A Medal for Bravery has been recommended for Wong Fuk-wing, the man who died Wednesday while trying to save victims buried in the Qinghai earthquake.
Secretary for Home Affairs Tsang Tak-sing Friday said that the recommendation has been made to the Honours Committee to posthumously award the Medal for Bravery (Gold) to Wong. Past recipients include Tse Yuen-man, the woman doctor who volunteered for the SARS ward at the height of the 2003 outbreak, and Siu Wing-fong and Chan Siu-lung, the two firemen who gave their breathing apparatuses to stranded residents in a Mong Kok fire.
The Home Affairs Department has contacted Wong's family to have his remains buried in the Tribute Garden in Wo Hop Shek Public Cemetery. The garden is used for the burials of citizens who died while performing exceptional acts of bravery.
But Wong's sister declined, saying they want Wong buried alongside his father in the Chinese Permanent Cemeteries in Aberdeen.
His family members arrived in disaster-stricken Yushu Friday night, after a more-than-10-hour journey from Xining, provincial capital of Qinghai. They were accompanied by personnel from the Central Government's Liaison Office in Hong Kong and the Hong Kong government's office in Beijing, to arrange Wong's funeral.
The family has now accepted Wong's death, after the initial disbelief, Tsang said.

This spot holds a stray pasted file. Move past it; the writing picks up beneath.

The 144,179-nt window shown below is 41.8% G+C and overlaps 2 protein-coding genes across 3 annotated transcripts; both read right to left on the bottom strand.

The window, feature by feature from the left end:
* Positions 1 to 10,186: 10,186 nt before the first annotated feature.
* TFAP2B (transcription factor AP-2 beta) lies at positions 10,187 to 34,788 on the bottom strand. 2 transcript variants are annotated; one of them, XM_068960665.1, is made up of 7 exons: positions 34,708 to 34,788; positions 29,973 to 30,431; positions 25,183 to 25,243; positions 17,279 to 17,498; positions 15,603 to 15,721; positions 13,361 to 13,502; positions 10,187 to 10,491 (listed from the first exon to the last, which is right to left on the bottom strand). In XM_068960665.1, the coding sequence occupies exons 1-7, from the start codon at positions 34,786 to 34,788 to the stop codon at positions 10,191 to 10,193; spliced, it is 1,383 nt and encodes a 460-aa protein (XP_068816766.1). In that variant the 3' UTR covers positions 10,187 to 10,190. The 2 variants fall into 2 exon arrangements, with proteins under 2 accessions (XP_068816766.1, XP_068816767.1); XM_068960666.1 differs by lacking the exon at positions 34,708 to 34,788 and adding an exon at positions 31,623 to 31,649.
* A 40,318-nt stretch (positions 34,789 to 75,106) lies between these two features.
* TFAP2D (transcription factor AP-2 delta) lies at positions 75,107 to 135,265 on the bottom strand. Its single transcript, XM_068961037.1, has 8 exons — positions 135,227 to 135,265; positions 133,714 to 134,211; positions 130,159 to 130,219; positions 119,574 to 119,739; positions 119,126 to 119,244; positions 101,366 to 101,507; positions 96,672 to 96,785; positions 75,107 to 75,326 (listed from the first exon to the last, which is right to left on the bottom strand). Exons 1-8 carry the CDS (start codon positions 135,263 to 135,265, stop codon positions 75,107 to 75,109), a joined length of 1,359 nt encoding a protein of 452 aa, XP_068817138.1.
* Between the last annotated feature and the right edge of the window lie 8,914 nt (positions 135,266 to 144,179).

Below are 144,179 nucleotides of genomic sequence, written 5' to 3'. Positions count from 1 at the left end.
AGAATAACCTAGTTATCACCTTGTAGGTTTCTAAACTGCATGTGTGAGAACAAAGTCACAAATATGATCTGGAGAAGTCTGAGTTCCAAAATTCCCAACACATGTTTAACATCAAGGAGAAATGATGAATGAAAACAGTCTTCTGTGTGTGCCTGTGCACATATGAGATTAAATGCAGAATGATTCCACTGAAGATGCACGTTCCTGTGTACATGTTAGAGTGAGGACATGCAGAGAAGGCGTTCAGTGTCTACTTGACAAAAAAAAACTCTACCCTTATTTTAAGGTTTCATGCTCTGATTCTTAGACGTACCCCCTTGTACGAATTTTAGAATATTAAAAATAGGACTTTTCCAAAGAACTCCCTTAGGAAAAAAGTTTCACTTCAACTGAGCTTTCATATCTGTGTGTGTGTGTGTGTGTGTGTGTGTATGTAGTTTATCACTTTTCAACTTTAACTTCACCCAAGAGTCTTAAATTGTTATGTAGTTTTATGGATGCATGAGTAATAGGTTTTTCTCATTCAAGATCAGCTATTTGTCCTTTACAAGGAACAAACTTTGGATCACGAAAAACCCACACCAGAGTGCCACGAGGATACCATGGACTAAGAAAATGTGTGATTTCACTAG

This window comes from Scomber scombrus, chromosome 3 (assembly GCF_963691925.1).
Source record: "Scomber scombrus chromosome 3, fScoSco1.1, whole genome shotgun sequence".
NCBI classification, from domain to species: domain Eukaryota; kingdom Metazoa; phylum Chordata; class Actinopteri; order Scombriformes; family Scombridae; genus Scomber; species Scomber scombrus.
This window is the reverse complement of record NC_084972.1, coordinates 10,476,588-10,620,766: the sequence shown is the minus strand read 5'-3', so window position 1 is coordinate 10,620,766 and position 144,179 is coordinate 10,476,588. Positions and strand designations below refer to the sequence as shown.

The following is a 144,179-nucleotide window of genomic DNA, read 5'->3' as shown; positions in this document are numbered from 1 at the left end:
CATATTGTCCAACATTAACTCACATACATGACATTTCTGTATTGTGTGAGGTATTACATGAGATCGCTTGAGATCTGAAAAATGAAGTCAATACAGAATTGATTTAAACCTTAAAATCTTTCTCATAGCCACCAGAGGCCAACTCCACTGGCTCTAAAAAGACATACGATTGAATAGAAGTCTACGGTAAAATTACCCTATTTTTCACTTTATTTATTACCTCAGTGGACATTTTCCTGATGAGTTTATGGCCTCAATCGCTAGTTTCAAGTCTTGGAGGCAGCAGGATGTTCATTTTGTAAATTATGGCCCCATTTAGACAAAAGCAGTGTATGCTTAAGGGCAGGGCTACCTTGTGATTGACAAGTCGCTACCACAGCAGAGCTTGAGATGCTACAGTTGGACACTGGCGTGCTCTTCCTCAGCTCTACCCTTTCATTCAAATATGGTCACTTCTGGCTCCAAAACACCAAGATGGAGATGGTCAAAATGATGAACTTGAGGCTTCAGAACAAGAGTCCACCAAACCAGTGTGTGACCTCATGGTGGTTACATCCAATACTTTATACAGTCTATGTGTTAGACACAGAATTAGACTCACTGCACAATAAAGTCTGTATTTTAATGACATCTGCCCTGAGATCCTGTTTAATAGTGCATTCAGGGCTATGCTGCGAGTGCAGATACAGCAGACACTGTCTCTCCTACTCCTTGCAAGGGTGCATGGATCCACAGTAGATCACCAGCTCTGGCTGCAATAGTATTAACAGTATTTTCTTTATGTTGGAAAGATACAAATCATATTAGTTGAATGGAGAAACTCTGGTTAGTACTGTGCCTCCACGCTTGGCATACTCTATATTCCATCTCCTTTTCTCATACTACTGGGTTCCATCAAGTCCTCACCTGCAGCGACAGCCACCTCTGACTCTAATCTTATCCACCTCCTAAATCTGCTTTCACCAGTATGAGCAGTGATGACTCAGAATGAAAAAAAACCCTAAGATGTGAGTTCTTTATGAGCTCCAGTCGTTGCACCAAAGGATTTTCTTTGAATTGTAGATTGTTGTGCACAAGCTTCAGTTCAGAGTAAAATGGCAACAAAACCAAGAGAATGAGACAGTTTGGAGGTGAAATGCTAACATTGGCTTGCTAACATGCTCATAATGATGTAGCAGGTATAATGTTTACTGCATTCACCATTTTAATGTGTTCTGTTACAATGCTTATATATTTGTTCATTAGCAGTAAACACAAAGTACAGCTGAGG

Wong had called his family to say he was safe, not long before a orphanage notified the family that he had been buried under the debris, he disclosed.
The volunteer worker at Ci Xing Xi Yuan Hui orphanage escaped the building unhurt after the initial tremor struck, but went back inside to rescue three children and three teachers trapped inside. Wong and others had extricated three children and one teacher when an aftershock shattered the remains of the unstable structure and buried Wong under the debris.
Online posts paying tribute to the Hong Kong hero mushroomed on both mainland and Hong Kong websites Friday.
Sun Xiaolan, a friend of Wong, told reporters a story about his attempt to help a pair of poor brothers from Hubei, Xie Yingzhi and Xie Yingshen. Yingzhi suffered from leukemia. Yingshen was a perfect match for a bone marrow transplant but they couldn't afford the more-than-100,000-yuan operation.
With only the information he read from a newspaper, Wong traveled to Beijing in 2002 and searched the streets for three days. "I felt he was being ridiculous in doing this," she wrote in her blog.
Wong did find the Xie brothers and proved a source of comfort and hope in Yingzhi's last days.
"Though the days when they tried to raise money in Shenzhen were difficult and desparate, they feel beautiful to me. It's because you are concerned about me and care for me," Yingzhi wrote in a letter to Wong.
Yingshen had departed for Yushu, in the hope of meeting Wong's family.
"I'm heart-broken," said Yingshen in a telephone call to Cable TV.
In Yushu, a dozen surviving volunteers at the orphanage held a memorial ceremony for Wong.
"It's a loss to all grassroots volunteers," said fellow volunteer Zhao Lin, adding that they will follow Wong's example in doing solid work wholeheartedly.
(HK Edition 04/17/2010 page1)